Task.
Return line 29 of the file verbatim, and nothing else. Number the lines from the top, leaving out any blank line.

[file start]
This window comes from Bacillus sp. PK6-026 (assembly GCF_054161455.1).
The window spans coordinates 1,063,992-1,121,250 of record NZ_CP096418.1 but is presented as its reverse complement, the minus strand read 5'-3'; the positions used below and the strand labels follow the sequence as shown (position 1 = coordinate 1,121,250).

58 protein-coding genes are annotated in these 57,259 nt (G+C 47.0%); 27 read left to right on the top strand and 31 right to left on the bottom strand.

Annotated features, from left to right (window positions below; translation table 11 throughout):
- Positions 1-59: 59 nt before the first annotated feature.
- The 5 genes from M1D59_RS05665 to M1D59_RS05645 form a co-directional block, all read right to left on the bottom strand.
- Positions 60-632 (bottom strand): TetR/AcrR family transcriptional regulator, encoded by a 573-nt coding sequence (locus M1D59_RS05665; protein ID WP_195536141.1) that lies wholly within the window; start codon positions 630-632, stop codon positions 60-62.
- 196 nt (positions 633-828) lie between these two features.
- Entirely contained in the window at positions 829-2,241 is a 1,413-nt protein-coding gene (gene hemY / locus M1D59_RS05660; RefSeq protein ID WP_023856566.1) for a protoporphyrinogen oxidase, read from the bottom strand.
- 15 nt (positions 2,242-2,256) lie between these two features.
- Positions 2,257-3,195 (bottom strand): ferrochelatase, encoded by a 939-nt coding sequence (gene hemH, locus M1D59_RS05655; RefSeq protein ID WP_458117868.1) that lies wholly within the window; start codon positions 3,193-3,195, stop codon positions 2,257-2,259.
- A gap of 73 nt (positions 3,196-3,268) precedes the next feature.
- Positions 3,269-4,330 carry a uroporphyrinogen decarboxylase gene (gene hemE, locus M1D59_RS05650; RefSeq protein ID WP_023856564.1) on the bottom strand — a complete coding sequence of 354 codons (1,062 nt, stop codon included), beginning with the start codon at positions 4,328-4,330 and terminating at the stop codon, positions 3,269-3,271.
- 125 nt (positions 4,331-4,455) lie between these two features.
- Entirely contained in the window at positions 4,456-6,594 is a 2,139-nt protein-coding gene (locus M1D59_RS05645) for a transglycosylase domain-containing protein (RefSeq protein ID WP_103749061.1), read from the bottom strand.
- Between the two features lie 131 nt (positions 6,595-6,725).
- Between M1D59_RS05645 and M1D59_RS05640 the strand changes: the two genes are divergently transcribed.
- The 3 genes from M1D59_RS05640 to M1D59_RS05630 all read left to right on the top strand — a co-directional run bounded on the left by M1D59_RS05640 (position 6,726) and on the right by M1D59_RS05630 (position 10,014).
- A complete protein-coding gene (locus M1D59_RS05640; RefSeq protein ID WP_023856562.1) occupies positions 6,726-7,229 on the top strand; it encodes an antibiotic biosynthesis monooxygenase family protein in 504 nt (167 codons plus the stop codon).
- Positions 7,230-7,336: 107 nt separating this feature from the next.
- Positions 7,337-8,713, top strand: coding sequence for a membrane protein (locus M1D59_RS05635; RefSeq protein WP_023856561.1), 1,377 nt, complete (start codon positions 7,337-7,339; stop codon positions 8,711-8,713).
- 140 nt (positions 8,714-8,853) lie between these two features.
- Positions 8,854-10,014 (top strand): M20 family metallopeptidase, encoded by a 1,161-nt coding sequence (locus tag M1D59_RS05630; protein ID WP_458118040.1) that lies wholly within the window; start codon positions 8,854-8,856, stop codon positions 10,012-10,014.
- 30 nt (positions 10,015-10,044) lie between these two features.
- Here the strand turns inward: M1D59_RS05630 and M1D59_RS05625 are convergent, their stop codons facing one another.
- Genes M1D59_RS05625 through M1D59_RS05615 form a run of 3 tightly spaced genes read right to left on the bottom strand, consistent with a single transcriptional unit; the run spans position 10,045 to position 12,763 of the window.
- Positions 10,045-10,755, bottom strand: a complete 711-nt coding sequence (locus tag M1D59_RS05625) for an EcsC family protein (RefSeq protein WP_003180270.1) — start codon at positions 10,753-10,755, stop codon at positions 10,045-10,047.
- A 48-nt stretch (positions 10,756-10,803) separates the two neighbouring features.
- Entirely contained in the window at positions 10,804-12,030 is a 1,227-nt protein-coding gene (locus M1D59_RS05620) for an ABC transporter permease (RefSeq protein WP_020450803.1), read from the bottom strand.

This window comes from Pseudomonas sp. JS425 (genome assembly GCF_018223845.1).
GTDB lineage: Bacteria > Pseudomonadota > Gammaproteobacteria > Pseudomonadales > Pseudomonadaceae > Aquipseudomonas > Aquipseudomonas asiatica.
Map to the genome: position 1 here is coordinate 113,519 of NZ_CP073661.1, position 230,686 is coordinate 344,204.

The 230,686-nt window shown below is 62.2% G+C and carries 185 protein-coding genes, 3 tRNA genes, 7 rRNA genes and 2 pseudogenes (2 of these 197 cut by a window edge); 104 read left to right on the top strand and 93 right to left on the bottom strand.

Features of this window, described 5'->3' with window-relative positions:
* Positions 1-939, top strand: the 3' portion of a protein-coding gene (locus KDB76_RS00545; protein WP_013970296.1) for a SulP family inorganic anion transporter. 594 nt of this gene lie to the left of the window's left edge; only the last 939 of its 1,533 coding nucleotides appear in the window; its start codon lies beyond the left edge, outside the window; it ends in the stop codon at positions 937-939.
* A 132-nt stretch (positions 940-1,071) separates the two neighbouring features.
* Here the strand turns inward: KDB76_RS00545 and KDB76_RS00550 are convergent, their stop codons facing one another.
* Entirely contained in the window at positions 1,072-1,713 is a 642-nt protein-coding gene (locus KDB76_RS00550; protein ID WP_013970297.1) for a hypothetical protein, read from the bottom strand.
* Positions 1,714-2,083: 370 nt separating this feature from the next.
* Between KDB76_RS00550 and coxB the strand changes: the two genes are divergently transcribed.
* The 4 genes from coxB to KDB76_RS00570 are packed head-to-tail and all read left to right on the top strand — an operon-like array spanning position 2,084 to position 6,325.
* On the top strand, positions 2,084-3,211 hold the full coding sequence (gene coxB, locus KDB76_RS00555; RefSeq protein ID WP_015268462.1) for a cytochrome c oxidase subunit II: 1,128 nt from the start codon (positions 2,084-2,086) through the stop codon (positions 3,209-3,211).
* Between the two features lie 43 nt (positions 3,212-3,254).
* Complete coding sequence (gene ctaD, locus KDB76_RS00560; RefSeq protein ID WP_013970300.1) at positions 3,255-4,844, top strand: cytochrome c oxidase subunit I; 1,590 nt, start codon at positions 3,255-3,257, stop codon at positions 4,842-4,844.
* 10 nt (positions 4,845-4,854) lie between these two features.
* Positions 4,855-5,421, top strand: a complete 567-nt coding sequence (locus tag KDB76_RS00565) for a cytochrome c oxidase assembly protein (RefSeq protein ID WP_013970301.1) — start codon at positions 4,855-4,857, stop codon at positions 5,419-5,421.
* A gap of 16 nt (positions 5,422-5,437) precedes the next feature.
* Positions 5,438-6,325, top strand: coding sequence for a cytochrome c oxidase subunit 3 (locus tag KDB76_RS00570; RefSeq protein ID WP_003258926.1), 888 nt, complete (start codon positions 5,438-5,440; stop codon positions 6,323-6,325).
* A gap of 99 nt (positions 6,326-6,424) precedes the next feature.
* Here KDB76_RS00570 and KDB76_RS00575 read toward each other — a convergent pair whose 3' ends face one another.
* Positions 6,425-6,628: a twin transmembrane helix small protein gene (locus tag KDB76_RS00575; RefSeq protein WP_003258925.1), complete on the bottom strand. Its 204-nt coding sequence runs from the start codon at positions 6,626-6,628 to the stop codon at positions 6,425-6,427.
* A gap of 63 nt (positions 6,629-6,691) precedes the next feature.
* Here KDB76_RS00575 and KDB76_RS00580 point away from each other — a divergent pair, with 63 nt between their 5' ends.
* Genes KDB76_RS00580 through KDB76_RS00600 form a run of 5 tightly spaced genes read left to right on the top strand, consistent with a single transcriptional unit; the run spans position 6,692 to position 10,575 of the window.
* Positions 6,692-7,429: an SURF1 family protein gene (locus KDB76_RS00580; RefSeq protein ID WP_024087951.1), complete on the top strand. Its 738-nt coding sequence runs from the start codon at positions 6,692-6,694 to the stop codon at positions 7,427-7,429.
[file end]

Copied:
- Entirely contained in the window at positions 10,804-12,030 is a 1,227-nt protein-coding gene (locus M1D59_RS05620) for an ABC transporter permease (RefSeq protein WP_020450803.1), read from the bottom strand.